Help when the unexpected happens

March 31, 2021

Broadcasters in the studio in front of a computer

Available all year round, our Quick Response Grants are specifically designed to help community broadcasters to stay on air when the unexpected happens and also take advantage of valuable opportunities that may not coincide with our grant rounds.

The latest quick response grants include requests for support relocating a station, replacement of transmitters, repair a power pole and setting up core emergency back-up infrastructure.

todayscountry94one (2CCM) – station relocation

todayscountry94one is an award-winning country music community radio station located in Gosford on the central NSW coast. Last year their landlords told them they would need to find new premises for the station. 2CCM applied for support to relocate to their new studios which ended up being next door to the local seniors’ community radio station 2SNR Five-o-plus.

CBF Quick Response Grant: $30,000 helped with their relocation costs.

98.5 FM 4YOU – new transmitter

Rockhampton’s 4YOU is a popular local station broadcasting around the clock to the community living within a 100kms radius of this central Queensland town. In 2020, their transmitters were damaged in a severe storm. Unfortunately, their insurance didn’t cover the transmitter replacement and, as with most of the sector, their savings were severely affected by the COVID-19 pandemic. Donations from the community allowed them to hire a temporary transmitter so they could continue broadcasting until they purchased a replacement.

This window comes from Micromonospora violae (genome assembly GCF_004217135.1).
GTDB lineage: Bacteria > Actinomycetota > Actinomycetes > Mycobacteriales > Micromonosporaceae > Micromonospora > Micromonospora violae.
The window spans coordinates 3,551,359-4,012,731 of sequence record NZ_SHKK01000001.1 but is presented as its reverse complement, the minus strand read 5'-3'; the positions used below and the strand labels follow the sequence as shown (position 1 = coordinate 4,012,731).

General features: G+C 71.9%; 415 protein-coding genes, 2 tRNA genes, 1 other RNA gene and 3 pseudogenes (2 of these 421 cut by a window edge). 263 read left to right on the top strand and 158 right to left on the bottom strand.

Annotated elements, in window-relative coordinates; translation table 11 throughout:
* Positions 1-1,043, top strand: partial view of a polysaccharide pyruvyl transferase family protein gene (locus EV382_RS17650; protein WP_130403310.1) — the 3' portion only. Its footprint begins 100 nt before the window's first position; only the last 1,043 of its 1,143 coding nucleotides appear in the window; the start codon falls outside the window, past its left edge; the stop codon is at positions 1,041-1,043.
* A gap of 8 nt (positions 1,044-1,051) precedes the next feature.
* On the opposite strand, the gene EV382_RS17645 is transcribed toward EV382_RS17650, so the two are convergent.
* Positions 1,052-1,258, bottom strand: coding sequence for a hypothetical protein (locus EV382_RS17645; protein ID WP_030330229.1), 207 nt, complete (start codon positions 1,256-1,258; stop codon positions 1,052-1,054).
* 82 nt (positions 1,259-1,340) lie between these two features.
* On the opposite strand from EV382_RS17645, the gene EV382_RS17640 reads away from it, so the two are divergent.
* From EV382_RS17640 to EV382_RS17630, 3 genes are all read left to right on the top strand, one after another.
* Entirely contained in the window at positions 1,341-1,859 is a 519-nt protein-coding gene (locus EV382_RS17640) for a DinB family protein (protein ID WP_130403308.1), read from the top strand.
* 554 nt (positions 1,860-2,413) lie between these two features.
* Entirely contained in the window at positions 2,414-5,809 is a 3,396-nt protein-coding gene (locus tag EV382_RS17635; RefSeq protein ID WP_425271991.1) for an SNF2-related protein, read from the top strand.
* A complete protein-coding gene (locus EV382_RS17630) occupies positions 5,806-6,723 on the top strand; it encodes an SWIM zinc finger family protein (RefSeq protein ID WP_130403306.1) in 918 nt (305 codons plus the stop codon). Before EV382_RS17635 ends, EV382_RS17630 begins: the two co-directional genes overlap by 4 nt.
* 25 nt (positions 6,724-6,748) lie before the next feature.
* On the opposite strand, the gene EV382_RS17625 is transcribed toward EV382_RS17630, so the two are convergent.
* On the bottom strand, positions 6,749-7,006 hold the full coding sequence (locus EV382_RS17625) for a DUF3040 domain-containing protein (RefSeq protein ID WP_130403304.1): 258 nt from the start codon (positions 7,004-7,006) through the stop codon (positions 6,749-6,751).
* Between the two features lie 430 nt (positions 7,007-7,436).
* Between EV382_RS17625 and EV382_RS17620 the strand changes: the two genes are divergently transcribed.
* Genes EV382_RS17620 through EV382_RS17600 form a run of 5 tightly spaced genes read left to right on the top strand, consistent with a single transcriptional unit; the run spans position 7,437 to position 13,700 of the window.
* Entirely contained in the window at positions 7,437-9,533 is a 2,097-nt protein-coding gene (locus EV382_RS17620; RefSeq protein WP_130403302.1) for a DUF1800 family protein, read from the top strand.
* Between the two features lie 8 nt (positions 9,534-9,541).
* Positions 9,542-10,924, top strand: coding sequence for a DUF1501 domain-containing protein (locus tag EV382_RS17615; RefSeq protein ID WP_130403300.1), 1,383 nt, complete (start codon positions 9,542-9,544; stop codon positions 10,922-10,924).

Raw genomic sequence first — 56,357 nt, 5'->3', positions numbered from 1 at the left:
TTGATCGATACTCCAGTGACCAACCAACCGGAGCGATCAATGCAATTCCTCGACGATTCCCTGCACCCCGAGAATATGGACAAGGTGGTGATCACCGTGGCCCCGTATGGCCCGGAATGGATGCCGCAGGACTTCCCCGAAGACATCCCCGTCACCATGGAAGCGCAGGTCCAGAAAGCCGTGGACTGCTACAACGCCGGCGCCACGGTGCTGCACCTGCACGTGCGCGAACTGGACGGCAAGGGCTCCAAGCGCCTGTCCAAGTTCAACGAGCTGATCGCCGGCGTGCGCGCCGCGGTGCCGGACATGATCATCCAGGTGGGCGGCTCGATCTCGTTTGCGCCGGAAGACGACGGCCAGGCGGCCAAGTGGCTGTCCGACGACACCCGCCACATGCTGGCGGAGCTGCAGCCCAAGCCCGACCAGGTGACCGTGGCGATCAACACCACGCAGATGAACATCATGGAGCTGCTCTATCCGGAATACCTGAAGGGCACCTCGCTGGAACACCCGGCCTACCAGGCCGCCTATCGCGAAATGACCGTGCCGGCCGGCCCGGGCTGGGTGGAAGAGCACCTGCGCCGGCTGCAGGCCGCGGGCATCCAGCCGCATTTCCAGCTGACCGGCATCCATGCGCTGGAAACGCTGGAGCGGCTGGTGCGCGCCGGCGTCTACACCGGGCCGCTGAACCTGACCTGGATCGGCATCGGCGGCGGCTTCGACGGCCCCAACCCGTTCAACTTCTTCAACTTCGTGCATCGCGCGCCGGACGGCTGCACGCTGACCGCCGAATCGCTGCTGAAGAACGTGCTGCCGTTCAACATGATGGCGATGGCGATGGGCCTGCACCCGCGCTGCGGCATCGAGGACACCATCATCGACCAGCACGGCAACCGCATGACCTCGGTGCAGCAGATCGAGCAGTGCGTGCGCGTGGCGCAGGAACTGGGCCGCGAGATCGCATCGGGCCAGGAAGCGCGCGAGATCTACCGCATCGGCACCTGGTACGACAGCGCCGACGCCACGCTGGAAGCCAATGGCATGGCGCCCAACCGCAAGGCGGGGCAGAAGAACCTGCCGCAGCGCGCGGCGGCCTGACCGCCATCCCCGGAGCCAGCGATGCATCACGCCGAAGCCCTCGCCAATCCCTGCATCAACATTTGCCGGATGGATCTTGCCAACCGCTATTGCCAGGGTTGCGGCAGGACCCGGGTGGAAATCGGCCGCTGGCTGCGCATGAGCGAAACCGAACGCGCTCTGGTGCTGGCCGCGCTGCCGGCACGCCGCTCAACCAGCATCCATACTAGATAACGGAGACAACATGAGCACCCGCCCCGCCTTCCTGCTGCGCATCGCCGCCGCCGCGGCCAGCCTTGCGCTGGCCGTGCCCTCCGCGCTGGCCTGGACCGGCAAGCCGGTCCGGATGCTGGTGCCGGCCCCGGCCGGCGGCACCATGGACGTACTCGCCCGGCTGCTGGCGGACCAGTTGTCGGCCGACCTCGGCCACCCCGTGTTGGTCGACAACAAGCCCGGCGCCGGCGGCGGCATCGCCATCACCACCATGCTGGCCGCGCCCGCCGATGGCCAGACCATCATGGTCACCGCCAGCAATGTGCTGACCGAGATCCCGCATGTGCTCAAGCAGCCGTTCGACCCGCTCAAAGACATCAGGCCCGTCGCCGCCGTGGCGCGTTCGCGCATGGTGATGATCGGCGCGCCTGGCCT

CBF Quick Response Grant: $14,327 paid for a new transmitter.

92 River FM (2NCR North Coast Radio) – power pole repair

In early January this year, Essential Energy told Lismore-based 2NCR to urgently repair a private power pole at their transmitter site. Mandated under the Electricity Supply Act 1995, the work needed to be completed within a short timeframe. Despite being on the transmission site for over 30 years, it was the first time 2NCR were told the pole was their responsibility. The urgent nature of the work, and the fact that available funds were being used to carry out major repairs to their main broadcast console, put the station in a difficult situation.

CBF Quick Response Grant: $2,100 paid for an electrician to repair the pole.

ARDS Yolgnu Radio – rerouting signal during outages in remote areas

ARDS Yolgnu Radio is one of the key information sources for First Nations communities across North East Arnhem Land, Palmerston and Darwin. The station is also an emergency broadcaster for the region. Following two recent significant communication outages in region, the Northern Territory Government decided Yolngu Radio needed back-up options so they could keep broadcasting during emergencies. Yolgnu were asked to contribute to the cost of rerouting their signal as part of a larger government transmission upgrade project.

CBF Quick Response Grant: $24,749 provided matched funding to establish back-ups for their signal during emergencies.

Photo:  Yolŋu Radio team Shani Martin and Andrew Grimes working on the Cyclone Trevor messages broadcast to remote areas of Arnhem Land in March 2020.